House of Saud on the brink of disaster

Al-Qaida showed on 9/11 the enormous damage it can do armed only with laptop computers, Internet accounts, credit cards and box cutters. Just think how lethal the terror network could be if it gets its hands on the vast Saudi arsenal of American-made jets, missiles and — don’t forget — AWACS early-warning planes.

As the House of Saud wobbles on the brink of disaster, that’s a scenario very much on the minds of American policymakers.

Such an arsenal, so close to Israel’s borders and to American interests in the region, would pose a serious strategic threat in al-Qaida’s hands.

Saudi Arabia is engaged in a civil war in which shootouts between security forces and well-armed terrorists are regular occurrences. Another American worker was murdered there over the weekend and one taken hostage by jihadis seeking to overthrow the regime. The victims are part of the expatriate force the Saudis depend on for maintaining their American-supplied arsenal and the nation’s critical oil industry.

Individuals are considered soft targets, compared with the heavily protected oil facilities, but their technical expertise is also essential to the kingdom’s welfare. Driving them out and discouraging others from taking their place will further destabilize the shaky regime.

“The spreading disruptions in the kingdom coupled with the fact that the Saudis appear to be at a loss as to how to deal with them puts the United States in a position where it may have to send in troops to protect the oil infrastructure,” said Gilbert Kahn, a political science professor at Kean University.

The resulting chaos would produce significant repercussions, especially for an American economy struggling to recover and a military already spread too thinly.

A direct attack on the oil facilities could boomerang for al-Qaida, however, and create popular resentment when ordinary Saudis see the source of their livelihood threatened. But there is little sympathy for the foreign infidels, thanks to years of preaching intolerance and hatred in the government-controlled media, mosques and schools — and thanks to longstanding American support for a corrupt and repressive regime.

The true enemies of the House of Saud are not the Zionists, as the ruling princes insist, but their fellow Saudis.

Earlier this month, Saudi officials held a Washington news conference to announce they’re closing down several charities funneling money to terrorist groups. Terrorism experts are skeptical since the Saudis have made and broken such promises for years.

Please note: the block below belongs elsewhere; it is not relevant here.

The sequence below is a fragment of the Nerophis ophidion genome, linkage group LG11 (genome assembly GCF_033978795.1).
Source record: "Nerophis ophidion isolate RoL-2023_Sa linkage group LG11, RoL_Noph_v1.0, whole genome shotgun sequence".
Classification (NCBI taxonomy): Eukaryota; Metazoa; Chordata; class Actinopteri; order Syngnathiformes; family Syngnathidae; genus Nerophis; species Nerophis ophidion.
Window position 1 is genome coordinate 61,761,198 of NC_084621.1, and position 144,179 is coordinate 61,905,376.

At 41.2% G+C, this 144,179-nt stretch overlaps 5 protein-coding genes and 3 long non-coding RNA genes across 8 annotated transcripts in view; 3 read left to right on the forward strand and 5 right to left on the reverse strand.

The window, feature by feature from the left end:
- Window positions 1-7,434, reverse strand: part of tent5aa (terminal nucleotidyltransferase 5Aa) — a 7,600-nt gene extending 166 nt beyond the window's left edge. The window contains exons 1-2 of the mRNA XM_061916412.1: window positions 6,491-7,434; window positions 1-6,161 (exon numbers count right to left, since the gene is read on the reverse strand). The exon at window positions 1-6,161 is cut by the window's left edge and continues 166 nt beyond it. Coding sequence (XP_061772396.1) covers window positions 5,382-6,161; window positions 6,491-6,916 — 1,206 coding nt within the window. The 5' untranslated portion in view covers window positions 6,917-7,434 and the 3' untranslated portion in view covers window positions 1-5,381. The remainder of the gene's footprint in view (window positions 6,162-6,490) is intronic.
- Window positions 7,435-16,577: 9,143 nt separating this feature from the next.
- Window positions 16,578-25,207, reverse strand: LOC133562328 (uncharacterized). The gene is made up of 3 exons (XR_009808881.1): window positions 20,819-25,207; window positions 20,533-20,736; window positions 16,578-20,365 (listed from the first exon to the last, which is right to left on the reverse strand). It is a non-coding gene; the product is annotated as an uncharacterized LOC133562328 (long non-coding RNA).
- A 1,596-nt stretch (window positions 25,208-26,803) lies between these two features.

Part of the problem is how Saudis define terrorism. Attacks on the kingdom, yes; attacks on Israelis, no, that’s legitimate resistance to the Zionist occupation.

Taking them seriously became tougher when the ruling prince blamed the Jews for attacks inside the kingdom by homegrown extremists who want to topple him. Crown Prince Abdullah declared it is “95 percent” certain that “Zionist hands are behind” those attacks. That bigotry and delusional thinking was reinforced by his spokesman, Adel al Jubeir, explaining that his prince meant the regime’s critics (his euphemism for Zionists) have the “same objectives” as Osama bin Laden.

Compounding the insult was an assistant secretary of state, Anthony Wayne, who stood next to al Jubeir and didn’t disagree.

And that’s a big part of the problem.

Successive American administrations have propped up the corrupt royal family and refused to take them to task for their support for terrorists, the incitement of hatred that is standard fare in their schools and media or their corruption.

If the House of Saud didn’t rule over the world’s largest oil reserves, no one would mourn its passing. But the Saudi regime, as inept and venal as it is, has one advantage: It beats the most likely alternative.

Some analysts contend al-Qaida is going after soft targets instead of the oil infrastructure because it hopes to take ownership of that vital resource as the new rulers in a revived Islamic caliphate.

And with the oil, they want the great arsenal of weapons the House of Saud has built with longstanding American assistance.

If this column sounds like “I told you so,” that’s because it is. Those of us who challenged the Reagan administration’s sales of AWACS, planes, missiles and many other advanced weapons systems throughout the 1980s argued that the Saudis would not use them to defend themselves because they’d rely on us to do the job, and that they could fall into the hands of radicals likely to turn them on American and Israeli targets.

We also didn’t buy the argument that the sales would encourage Saudi engagement in the peace process with Israel, or to use its influence against Palestinian terrorism and help keep oil production up.

History has proven us right.

The administration and its supporters, however, were right on one count — the sales were good for business. But not for the American consumers who wound up paying for all that hardware at the gas pump.

Now, as the kingdom teeters, the same intelligence and diplomatic circles that once assured us that the Shah of Iran was stable and his American arsenal safe are saying the same about the Saudis.

That really makes me worry. Once again, America is supporting a repressive regime menaced by religious extremists who can threaten our basic interests by getting their hands on the oil pumps and the triggers.

If the House of Saud lacks the courage to play a responsible role in the war against terror, perhaps we should help them step aside and make way for those who will.

Douglas M. Bloomfield is a Washington, D.C.-based political consultant who was formerly chief legislative lobbyist for AIPAC.

Douglas M. Bloomfield

Douglas M. Bloomfield is the president of Bloomfield Associates Inc., a Washington, D.C., lobbying and consulting firm. He spent nine years as the legislative director and chief lobbyist for AIPAC.